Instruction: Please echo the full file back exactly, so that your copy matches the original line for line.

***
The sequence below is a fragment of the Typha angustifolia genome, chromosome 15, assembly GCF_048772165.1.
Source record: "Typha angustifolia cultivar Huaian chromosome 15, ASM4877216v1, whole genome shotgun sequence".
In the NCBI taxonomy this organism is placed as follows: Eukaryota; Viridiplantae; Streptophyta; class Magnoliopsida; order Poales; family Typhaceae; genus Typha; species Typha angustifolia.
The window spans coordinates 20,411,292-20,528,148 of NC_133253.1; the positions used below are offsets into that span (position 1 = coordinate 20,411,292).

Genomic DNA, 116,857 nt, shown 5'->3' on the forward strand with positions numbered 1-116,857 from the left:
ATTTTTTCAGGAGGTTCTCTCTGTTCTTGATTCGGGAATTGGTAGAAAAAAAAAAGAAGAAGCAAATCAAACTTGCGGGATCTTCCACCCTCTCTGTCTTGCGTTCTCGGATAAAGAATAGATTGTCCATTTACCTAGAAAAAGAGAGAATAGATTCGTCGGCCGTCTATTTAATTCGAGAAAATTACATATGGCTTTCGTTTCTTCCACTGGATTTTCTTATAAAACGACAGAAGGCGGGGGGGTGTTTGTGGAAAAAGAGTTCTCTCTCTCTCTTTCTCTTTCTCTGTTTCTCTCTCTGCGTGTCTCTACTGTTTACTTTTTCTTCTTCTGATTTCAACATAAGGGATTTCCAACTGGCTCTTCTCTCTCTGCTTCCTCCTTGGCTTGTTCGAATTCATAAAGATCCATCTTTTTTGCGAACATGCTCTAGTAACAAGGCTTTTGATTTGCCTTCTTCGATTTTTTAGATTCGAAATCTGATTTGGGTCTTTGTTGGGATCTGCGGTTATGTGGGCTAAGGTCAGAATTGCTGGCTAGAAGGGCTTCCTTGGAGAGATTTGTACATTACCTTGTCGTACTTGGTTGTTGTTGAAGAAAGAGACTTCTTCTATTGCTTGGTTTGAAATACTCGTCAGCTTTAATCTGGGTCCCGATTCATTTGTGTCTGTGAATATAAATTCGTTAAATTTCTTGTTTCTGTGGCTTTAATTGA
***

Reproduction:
The sequence below is a fragment of the Typha angustifolia genome, chromosome 15, assembly GCF_048772165.1.
Source record: "Typha angustifolia cultivar Huaian chromosome 15, ASM4877216v1, whole genome shotgun sequence".
In the NCBI taxonomy this organism is placed as follows: Eukaryota; Viridiplantae; Streptophyta; class Magnoliopsida; order Poales; family Typhaceae; genus Typha; species Typha angustifolia.
The window spans coordinates 20,411,292-20,528,148 of NC_133253.1; the positions used below are offsets into that span (position 1 = coordinate 20,411,292).

Genomic DNA, 116,857 nt, shown 5'->3' on the forward strand with positions numbered 1-116,857 from the left:
ATTTTTTCAGGAGGTTCTCTCTGTTCTTGATTCGGGAATTGGTAGAAAAAAAAAAGAAGAAGCAAATCAAACTTGCGGGATCTTCCACCCTCTCTGTCTTGCGTTCTCGGATAAAGAATAGATTGTCCATTTACCTAGAAAAAGAGAGAATAGATTCGTCGGCCGTCTATTTAATTCGAGAAAATTACATATGGCTTTCGTTTCTTCCACTGGATTTTCTTATAAAACGACAGAAGGCGGGGGGGTGTTTGTGGAAAAAGAGTTCTCTCTCTCTCTTTCTCTTTCTCTGTTTCTCTCTCTGCGTGTCTCTACTGTTTACTTTTTCTTCTTCTGATTTCAACATAAGGGATTTCCAACTGGCTCTTCTCTCTCTGCTTCCTCCTTGGCTTGTTCGAATTCATAAAGATCCATCTTTTTTGCGAACATGCTCTAGTAACAAGGCTTTTGATTTGCCTTCTTCGATTTTTTAGATTCGAAATCTGATTTGGGTCTTTGTTGGGATCTGCGGTTATGTGGGCTAAGGTCAGAATTGCTGGCTAGAAGGGCTTCCTTGGAGAGATTTGTACATTACCTTGTCGTACTTGGTTGTTGTTGAAGAAAGAGACTTCTTCTATTGCTTGGTTTGAAATACTCGTCAGCTTTAATCTGGGTCCCGATTCATTTGTGTCTGTGAATATAAATTCGTTAAATTTCTTGTTTCTGTGGCTTTAATTGA